Crazy Eddie Vice Admiral Admiral

    Joined:
    Apr 12, 2006
    Location:
    Your Mom
    Actually, I think that ALL of them are windows, but I'm suggesting here that they're not necessarily windows meant for people to be looking out into space. They were probably installed in the first place so scientific instruments could be placed on the inside of the hull where they could be maintained and serviced on a regular basis and still have a view of space outside the ship.

    IOW, in the TOS ship, the windows probably act as sensor viewports and various scanning devices are installed behind them. It would certainly explain why we so rarely see those windows from the inside of the ship: the only places you're likely to find them are empty sensor bays where your view of the window will be obstructed by equipment anyway.
     
  9. scotpens

    scotpens Vice Admiral Admiral

    Joined:
    Nov 29, 2009
    Location:
    Los Angeles, CA
    And those small rectangular shapes, some lit and some dark, all over the saucer and the engineering hull? Also windows. They were meant to look like windows. There were designed to look like windows.

    Really, I enjoy retconning Trek tech as much as any of us here, but sometimes it gets to the point of being a colossal circle-jerk.
     
  10. Mytran

    Mytran Commodore Commodore

    Joined:
    Aug 5, 2009
    Location:
    North Wales
    The comparison with the Ent-D you made makesa lot of sense. It also meshes with a pet theory I've had for a while about Voyager's smaller viewports - they are way shorter than the Ent-D's (and sometimes situated too low to the floor to be of any real use as viewports) but as additional sensors would be just fine.

    Returning to the TOS-E, your blend of some windows as sensor ports while leaving others as observation ports is very appealing. It may even be applicable to the refit-E, where even senior officers didn't have viewports in their quarters, yet there is still a myriad of windows in the saucer and engineering section.

    The only nagging complication is - why so many windows on the engineering hull compared to the saucer?
     
  11. mickemoose

    mickemoose Ensign Red Shirt

    Joined:
    Mar 26, 2012
    In "Journey to Babel," Kirk orders, "Cut power on port side except for phaser banks. At my signal, cut starboard power." This was to lure the alien vessel into thinking the Enterprise was dead after taking a phaser hit. This is strong evidence for the existence of hull windows, since dark windows indicate no power and, thus, a dead (or severely disabled crew). In other words, "no one's home!"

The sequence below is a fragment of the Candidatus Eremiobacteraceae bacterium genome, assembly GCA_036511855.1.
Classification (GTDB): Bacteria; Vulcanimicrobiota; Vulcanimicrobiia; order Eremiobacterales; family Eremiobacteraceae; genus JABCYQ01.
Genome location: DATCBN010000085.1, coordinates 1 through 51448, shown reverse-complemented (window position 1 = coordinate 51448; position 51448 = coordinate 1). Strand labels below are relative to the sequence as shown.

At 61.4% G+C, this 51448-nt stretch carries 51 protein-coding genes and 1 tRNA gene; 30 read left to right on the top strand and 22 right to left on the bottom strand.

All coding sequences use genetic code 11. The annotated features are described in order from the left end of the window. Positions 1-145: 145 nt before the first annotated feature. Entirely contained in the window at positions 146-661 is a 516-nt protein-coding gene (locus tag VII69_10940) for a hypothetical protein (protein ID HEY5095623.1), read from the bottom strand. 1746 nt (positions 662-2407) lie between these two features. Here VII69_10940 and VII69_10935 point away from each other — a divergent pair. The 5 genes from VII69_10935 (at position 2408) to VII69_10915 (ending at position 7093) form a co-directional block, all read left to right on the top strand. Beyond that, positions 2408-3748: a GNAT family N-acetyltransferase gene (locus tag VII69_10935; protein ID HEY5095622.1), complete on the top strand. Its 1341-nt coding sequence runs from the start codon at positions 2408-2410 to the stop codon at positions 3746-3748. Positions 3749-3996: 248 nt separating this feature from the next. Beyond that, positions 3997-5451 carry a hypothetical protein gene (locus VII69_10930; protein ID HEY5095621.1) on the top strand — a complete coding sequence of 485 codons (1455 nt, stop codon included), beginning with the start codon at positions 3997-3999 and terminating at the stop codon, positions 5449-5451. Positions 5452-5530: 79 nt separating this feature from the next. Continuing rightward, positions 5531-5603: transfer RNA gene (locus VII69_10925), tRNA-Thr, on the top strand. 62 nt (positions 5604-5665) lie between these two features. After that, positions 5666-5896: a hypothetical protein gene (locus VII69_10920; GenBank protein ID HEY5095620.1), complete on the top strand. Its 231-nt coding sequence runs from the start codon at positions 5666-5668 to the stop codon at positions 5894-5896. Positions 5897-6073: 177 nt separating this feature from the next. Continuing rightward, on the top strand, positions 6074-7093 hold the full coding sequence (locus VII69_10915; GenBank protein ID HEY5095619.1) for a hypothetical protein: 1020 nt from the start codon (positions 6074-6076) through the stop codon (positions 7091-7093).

12. blssdwlf

    blssdwlf Commodore Commodore

    Joined:
    Feb 26, 2010
    I too like the idea that those windows that are visible (dark and bright) can or are used as sensor ports as well. (And that there are hidden, shuttered, windows on the ship.)

    Perhaps the engineering hull gets more windows because the sensors have direct access to the power systems and if they really did need to break out in the primary hull/lifeboat all those extra scanning gear isn't necessary to the survival of the crew?

    As to the "cutting power" in "Journey to Babel", the exterior shots from the original FX still had lit windows. Ditto for "run silent" in "Balance of Terror". The only time we see a ship with completely darkened windows was the Constellation from "The Doomsday Machine".
     
  13. Crazy Eddie

    Crazy Eddie Vice Admiral Admiral

    Joined:
    Apr 12, 2006
    Location:
    Your Mom
    My guess is because the saucer section has those big domes on the bridge and the underside that are used for navigation and fire control, along with the additional windows on the rims -- plus those three bigass lights on the bow of the saucer -- being additional navigational sensors/scanners used by the bridge crew. For the most part, those sensors are omnidirectional and non-specific, with the suplemental sensors on the rim and the bow being able to zoom in on specific objects in the ship's path.

    The sensors on the engineering hull are purely for scientific/research use, which means they are mainly used for examining stellar phenomenon, stellar cartography (where they are used to digitally photograph star formations in their relative positions) or when orbiting a new planet and conducting orbital surveys of its topography, atmosphere, chemical composition and electromagnetic spectrum. This last bit would finally explain why the ship always orbits the planet with one side turned towards the surface: it's keeping those sensors turned towards the planet for observation purposes while the outbound sensors are mapping the surrounding space and nearby planetary bodies. It's even possible that the ship has concentrated all of its planet-sensing equipment on one side of the hull, so Enterprise' "standard orbit" implies a pre-determined altitude and orientation with those instruments pointed directly at the planet at all times.